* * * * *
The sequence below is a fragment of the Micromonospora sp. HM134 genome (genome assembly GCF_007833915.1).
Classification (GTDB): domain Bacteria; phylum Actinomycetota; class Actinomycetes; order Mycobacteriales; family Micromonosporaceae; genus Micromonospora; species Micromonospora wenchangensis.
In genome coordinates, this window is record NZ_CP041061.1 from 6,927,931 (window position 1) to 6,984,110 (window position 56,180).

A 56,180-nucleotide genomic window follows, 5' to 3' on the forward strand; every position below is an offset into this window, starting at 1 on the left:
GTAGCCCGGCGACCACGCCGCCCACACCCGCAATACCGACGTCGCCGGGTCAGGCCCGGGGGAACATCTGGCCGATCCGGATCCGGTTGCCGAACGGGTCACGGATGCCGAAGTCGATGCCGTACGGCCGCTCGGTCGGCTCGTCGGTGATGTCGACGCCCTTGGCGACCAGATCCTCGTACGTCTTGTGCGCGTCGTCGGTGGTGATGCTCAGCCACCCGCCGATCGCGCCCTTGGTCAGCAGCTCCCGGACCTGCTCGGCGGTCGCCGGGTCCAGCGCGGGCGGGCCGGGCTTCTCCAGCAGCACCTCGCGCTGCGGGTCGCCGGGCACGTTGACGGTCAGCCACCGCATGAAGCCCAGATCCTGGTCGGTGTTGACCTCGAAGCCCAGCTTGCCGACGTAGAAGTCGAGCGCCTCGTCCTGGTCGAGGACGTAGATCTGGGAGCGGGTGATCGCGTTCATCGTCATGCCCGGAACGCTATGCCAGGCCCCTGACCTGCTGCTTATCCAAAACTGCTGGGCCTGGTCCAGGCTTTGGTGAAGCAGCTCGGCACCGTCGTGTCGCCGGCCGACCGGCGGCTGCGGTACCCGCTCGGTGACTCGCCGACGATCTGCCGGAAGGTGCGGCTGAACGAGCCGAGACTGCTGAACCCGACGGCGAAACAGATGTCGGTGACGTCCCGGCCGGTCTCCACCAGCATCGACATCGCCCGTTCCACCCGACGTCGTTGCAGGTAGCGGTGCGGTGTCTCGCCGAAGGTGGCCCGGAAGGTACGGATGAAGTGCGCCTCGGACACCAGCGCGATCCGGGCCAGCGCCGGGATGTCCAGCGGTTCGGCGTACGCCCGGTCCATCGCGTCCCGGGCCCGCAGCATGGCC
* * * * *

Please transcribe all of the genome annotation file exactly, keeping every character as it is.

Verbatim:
The sequence below is a fragment of the Micromonospora sp. HM134 genome (genome assembly GCF_007833915.1).
Classification (GTDB): domain Bacteria; phylum Actinomycetota; class Actinomycetes; order Mycobacteriales; family Micromonosporaceae; genus Micromonospora; species Micromonospora wenchangensis.
In genome coordinates, this window is record NZ_CP041061.1 from 6,927,931 (window position 1) to 6,984,110 (window position 56,180).

A 56,180-nucleotide genomic window follows, 5' to 3' on the forward strand; every position below is an offset into this window, starting at 1 on the left:
GTAGCCCGGCGACCACGCCGCCCACACCCGCAATACCGACGTCGCCGGGTCAGGCCCGGGGGAACATCTGGCCGATCCGGATCCGGTTGCCGAACGGGTCACGGATGCCGAAGTCGATGCCGTACGGCCGCTCGGTCGGCTCGTCGGTGATGTCGACGCCCTTGGCGACCAGATCCTCGTACGTCTTGTGCGCGTCGTCGGTGGTGATGCTCAGCCACCCGCCGATCGCGCCCTTGGTCAGCAGCTCCCGGACCTGCTCGGCGGTCGCCGGGTCCAGCGCGGGCGGGCCGGGCTTCTCCAGCAGCACCTCGCGCTGCGGGTCGCCGGGCACGTTGACGGTCAGCCACCGCATGAAGCCCAGATCCTGGTCGGTGTTGACCTCGAAGCCCAGCTTGCCGACGTAGAAGTCGAGCGCCTCGTCCTGGTCGAGGACGTAGATCTGGGAGCGGGTGATCGCGTTCATCGTCATGCCCGGAACGCTATGCCAGGCCCCTGACCTGCTGCTTATCCAAAACTGCTGGGCCTGGTCCAGGCTTTGGTGAAGCAGCTCGGCACCGTCGTGTCGCCGGCCGACCGGCGGCTGCGGTACCCGCTCGGTGACTCGCCGACGATCTGCCGGAAGGTGCGGCTGAACGAGCCGAGACTGCTGAACCCGACGGCGAAACAGATGTCGGTGACGTCCCGGCCGGTCTCCACCAGCATCGACATCGCCCGTTCCACCCGACGTCGTTGCAGGTAGCGGTGCGGTGTCTCGCCGAAGGTGGCCCGGAAGGTACGGATGAAGTGCGCCTCGGACACCAGCGCGATCCGGGCCAGCGCCGGGATGTCCAGCGGTTCGGCGTACGCCCGGTCCATCGCGTCCCGGGCCCGCAGCATGGCC